According to the demographic information gathered in 2006, the populations of Delta and North Vancouver SD decreased. A poor growth rate in Delta SD eventually decreased negatively in 2006. In the following two census periods, which end in 2016, the population growth rate then increases to 1.1%. In 2021, the rate decreased once again to 0.9%. Up until the conclusion of the projection period, according to an analysis of the trend in population growth in Delta SD, the growth rate will swing. Lack of residential houses during this time period in Delta and North Vancouver shunned people from residing there resulting in negative population growth (Mayaud et al., 2019). In a nutshell, the economic downfall could not allow people to stay any longer.
In the next two census eras, which ended in 2016, the population growth rate then rose to 1.1%. In 2021, the rate decreased once again to 0.9%. Up until the conclusion of the projection period in 2041, according to an analysis of the trend in population growth in Delta SD, the growth rate will fluctuate. The population growth will be stimulated by availability of affordable housing schemes since 2020 (Jacques, 2022).The population of the three school districts is expected to slowly grow through the year 2041. It is anticipated that Abbotsford will experience a moderate population increase. Another possibility is sustained population expansion in the Delta.
Analysis of Population Pyramids
Population pyramid of Kwantlen School District
According to the population pyramids, there are an equal number of male and female residents in the Kwantlen college area. Just 6% of the population in Kwantlen is over 80 years old, with most residents aged between 30 and 69. The overall population’s median age is 40.3 years old. Due to the abundance of educational facilities in the area, the population is primarily young. The largest population in the area may be made up of students. For the population in middle age, the area offers a variety of career prospects (Bezy, 2020). Due to its evenly dispersed age range, the population is diversified. Due to its evenly dispersed age range, the population is diversified. A sizable section of the population between the ages of 30 and 60 is drawn to the activities that the Kwantlen region’s numerous social amenities and recreation facilities offer.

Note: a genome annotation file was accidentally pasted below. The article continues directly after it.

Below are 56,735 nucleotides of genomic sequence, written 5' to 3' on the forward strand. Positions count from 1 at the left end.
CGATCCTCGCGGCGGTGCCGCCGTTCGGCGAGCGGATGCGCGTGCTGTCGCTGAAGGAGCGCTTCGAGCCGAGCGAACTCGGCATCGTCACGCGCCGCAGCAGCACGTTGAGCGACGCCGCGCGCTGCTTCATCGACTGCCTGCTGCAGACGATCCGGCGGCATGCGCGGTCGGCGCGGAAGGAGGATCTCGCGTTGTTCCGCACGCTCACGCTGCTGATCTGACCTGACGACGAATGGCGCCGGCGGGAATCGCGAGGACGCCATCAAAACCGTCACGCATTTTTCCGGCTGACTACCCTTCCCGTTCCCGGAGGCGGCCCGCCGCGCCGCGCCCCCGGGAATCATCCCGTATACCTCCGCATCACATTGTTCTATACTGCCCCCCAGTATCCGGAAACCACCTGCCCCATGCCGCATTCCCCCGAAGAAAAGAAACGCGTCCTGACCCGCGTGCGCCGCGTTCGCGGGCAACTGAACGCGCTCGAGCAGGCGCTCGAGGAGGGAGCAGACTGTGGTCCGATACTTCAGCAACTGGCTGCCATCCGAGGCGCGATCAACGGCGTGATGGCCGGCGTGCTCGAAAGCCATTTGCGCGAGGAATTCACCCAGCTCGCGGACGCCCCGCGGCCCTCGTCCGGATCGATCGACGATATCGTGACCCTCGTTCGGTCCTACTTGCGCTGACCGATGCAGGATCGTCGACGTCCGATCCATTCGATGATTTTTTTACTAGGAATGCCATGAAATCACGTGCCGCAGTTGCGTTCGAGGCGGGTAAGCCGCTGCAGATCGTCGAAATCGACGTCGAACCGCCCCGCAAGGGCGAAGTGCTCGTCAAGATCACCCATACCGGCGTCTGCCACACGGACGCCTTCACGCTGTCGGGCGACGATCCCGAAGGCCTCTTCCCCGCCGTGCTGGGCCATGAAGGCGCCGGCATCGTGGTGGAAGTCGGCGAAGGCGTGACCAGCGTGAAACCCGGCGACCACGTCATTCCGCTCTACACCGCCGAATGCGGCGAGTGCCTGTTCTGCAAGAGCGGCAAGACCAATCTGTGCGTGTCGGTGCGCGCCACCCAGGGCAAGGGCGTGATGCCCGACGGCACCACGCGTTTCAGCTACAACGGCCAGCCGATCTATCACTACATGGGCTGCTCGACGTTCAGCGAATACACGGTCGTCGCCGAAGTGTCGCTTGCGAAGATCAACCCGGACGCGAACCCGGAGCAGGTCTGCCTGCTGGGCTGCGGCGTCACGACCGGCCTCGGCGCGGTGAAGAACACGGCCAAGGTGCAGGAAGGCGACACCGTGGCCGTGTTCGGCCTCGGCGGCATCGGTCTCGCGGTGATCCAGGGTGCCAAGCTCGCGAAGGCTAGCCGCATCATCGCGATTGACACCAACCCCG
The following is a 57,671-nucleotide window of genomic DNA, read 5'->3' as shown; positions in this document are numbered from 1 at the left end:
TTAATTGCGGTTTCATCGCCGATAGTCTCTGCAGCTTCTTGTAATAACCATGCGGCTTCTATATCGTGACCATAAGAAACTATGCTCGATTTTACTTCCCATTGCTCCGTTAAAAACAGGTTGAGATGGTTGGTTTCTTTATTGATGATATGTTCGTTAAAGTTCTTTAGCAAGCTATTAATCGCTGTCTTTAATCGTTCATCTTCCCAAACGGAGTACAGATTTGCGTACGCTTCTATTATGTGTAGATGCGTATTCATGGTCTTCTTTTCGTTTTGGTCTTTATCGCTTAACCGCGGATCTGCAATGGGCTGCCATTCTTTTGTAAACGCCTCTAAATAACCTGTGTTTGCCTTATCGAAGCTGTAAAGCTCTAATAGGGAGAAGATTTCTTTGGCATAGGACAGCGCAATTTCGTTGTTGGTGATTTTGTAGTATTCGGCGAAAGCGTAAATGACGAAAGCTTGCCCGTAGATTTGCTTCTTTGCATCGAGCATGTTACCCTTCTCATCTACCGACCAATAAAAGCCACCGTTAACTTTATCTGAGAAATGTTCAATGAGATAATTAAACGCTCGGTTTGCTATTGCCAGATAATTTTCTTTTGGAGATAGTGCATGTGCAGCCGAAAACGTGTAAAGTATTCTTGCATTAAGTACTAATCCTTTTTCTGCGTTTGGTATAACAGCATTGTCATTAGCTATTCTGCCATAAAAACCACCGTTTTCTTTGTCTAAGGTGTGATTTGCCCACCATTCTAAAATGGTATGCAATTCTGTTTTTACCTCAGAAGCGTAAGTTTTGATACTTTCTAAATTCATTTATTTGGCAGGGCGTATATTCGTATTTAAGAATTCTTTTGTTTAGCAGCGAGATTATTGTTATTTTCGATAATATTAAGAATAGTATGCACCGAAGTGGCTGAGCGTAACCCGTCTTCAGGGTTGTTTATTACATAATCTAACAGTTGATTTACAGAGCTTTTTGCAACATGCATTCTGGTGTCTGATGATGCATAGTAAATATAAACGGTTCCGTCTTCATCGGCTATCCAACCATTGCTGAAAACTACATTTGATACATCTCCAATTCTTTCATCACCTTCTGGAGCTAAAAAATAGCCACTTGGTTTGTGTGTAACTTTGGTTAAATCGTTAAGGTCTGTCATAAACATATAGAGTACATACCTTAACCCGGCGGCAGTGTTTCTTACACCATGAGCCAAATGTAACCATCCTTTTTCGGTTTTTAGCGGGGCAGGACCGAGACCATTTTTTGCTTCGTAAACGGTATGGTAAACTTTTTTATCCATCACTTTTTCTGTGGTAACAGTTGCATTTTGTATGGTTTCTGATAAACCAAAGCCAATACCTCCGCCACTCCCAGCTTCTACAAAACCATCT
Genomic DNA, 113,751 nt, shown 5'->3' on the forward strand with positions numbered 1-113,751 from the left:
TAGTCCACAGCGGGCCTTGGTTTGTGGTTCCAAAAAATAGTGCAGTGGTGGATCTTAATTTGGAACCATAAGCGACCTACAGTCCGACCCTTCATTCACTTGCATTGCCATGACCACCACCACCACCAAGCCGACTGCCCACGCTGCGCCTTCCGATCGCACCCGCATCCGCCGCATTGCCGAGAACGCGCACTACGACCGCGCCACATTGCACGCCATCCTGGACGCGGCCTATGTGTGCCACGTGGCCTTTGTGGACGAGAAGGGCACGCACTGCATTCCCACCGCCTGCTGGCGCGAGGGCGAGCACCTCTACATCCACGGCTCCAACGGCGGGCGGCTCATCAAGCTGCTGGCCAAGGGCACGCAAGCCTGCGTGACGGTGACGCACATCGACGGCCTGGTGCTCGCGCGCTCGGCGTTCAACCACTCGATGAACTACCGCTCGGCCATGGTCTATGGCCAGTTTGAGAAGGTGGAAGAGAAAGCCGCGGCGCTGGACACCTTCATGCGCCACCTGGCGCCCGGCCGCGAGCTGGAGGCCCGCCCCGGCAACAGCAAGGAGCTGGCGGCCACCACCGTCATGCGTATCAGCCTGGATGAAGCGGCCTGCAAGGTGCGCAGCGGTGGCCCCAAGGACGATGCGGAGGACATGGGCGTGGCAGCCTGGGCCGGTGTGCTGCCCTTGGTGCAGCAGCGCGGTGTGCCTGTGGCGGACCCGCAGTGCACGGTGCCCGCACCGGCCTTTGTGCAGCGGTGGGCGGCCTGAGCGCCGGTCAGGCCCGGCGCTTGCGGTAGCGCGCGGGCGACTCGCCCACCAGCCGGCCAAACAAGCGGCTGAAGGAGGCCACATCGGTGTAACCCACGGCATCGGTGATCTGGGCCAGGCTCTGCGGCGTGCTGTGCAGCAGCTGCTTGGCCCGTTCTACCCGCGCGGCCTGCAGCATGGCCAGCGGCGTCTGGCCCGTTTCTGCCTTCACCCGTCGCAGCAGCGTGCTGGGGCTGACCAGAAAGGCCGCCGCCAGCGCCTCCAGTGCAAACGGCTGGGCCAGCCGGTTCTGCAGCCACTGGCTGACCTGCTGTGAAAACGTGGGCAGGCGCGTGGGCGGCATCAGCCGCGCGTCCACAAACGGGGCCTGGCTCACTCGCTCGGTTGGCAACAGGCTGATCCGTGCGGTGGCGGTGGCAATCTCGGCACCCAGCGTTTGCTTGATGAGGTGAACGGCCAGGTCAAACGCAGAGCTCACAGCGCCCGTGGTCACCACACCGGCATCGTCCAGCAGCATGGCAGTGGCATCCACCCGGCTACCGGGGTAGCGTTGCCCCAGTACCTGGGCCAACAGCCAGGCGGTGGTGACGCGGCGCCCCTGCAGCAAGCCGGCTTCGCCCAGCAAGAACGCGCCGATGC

Population distribution in Selkirk college region
The pyramid shows a uniform distribution of the middle-aged population. According to the demographic, the highest population of both males and females is found in the 60-69 age range. A large section of the population is getting close to retirement age, which could contribute to a lack of labor resources. The region also has a marginal maternity rate, which lowers the birth rate (Bezy, 2020). The average age of the population is 40.9 years old. Many career prospects in the Selkirk area are to blame for the high mid-age population there. 24% of the population is made up of individuals between the ages of 25 and 44. Most people in the population are above 45. 16.7% of the population is between the ages of 45 and 65, while 13% of those over the age of 85
Bezy, J. M. (2020). Population pyramid | sociology | Britannica. In Encyclopædia Britannica. https://www.britannica.com/topic/population-pyramid
Mayaud, J. R., Tran, M., Pereira, R. H. M., & Nuttall, R. (2019). Future access to essential services in a growing smart city: The case of Surrey, British Columbia. Computers, Environment and Urban Systems, 73, 1–15. https://doi.org/10.1016/j.compenvurbsys.2018.07.005
Jacques, I. (2022, February 14). Profile for Ian Jacques. Delta Optimist. https://www.delta-optimist.com/writers/ianjacques